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I only need to know which angle (x,y,z vector) my cursor is pointing at. So i can shoot any particle in the direction i am pointing at.

I cant use depth testing, so the typical picking methods are not an option.

Is this possible with pure math only? if i know the view port aspect ratio and perspective etc?

Edit: I need to get the coordinate from empty scene. Totally empty, no drawing at all!

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Use spherical or cylindrical coordinates.... –  Buhake Sindi Jul 27 '10 at 15:20

4 Answers 4

up vote 1 down vote accepted


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Does this work if i havent drawn anything? So theres no object to take coordinates from –  Newbie Jul 27 '10 at 16:50
@Newbie: It needs current OpenGL modelview/projection matrices, nothing else. You don't need to draw anything. –  SigTerm Jul 27 '10 at 16:55
Hmm, this is actually what i used before, but i dropped it because it wasnt accurate –  Newbie Jul 27 '10 at 17:04
@Newbie: Well, then try to understand math behind gluUnProject, and make better version. "because it wasnt accurate" It is unknown how exactly you used it, so it could be your fault. –  SigTerm Jul 27 '10 at 18:08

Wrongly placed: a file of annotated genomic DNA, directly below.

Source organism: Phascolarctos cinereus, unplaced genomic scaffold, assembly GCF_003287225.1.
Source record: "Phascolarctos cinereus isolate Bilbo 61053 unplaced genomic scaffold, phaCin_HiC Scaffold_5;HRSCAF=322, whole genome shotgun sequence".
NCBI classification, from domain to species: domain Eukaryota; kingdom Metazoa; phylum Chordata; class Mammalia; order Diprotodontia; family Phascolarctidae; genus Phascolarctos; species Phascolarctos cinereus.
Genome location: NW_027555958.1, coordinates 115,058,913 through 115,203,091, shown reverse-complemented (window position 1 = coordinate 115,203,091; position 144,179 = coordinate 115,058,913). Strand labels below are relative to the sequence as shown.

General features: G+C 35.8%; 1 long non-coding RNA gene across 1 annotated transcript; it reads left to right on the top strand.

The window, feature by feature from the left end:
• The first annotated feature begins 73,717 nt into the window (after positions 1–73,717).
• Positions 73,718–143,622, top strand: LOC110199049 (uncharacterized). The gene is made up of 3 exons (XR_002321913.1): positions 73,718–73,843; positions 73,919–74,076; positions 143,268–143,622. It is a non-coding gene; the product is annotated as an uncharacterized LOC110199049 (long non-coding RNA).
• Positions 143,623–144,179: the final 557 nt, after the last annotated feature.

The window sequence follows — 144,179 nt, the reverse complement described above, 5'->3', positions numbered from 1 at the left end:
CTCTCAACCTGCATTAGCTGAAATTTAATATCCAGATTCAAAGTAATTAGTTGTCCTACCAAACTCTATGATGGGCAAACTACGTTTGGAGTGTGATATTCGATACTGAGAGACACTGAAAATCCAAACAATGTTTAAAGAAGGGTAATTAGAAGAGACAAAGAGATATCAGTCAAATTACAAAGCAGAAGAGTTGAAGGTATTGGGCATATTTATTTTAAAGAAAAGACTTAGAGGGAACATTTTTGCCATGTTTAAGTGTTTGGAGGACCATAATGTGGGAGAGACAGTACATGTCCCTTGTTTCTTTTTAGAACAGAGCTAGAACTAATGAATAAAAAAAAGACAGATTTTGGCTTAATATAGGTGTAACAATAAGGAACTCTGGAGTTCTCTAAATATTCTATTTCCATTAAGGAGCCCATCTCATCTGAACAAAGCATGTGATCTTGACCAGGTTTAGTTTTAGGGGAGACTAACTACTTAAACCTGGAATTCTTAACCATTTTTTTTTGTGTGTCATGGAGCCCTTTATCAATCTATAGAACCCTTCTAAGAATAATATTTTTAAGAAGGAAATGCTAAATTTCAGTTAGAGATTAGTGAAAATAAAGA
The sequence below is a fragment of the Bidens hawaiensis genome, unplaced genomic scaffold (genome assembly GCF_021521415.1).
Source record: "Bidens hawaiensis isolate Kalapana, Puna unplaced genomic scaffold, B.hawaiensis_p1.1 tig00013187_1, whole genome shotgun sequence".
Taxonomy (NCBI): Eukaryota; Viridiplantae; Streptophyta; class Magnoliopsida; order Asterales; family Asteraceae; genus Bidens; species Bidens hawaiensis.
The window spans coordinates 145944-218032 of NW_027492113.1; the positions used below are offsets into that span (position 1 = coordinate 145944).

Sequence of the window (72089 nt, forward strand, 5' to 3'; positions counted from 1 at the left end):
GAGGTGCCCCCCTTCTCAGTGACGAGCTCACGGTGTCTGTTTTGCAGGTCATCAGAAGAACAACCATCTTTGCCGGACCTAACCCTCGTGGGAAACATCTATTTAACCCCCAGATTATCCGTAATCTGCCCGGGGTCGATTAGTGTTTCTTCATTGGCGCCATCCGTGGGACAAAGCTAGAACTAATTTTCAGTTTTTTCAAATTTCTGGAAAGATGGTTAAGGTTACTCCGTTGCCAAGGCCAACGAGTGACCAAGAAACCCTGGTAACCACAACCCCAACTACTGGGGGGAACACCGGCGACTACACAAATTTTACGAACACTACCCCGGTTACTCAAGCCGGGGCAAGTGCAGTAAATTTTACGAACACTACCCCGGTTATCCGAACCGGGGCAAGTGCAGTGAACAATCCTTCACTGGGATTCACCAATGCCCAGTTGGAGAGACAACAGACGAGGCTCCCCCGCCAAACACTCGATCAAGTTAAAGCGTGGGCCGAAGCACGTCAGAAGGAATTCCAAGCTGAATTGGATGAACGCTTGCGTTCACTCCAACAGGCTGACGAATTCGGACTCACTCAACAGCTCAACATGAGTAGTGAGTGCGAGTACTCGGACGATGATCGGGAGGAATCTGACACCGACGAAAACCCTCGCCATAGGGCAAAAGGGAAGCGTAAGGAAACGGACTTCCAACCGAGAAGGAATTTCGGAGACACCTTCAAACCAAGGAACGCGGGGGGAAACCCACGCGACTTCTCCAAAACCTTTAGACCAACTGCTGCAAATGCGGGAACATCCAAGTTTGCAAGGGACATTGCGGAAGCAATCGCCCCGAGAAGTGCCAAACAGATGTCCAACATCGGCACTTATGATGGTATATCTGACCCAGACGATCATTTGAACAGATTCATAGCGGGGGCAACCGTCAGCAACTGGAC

hm yeah, i guess you are right –  Newbie Jul 27 '10 at 21:21

If you consider your entire scene to fit within a pyramid, with your eye at the peak (looking toward the base), your screen is a cross-section parallel to the base, on which the entire scene is projected (into 2D space). Presumably, you know the dimensions of the screen, and the location of the cursor in 2D-space.

You can look at that pyramid from the X side, and then again from the Y side, to turn the problem into two right triangles. The base of the triangle is defined by the line from the "eye" to the center of the screen, and the hypotenuse is defined by the line from the "eye" to the cursor.

With the cursor at the extreme corners of the 2D display, you know the angle (given perspective information), so you can determine how far the "eye" is from the 2D projection plane (or the length of the base of your triangles), in pixels. Using that length, and the length of the other side of the triangle (the x- or y-coordinate of the cursor), you can determine the angle. All of this uses basic trig.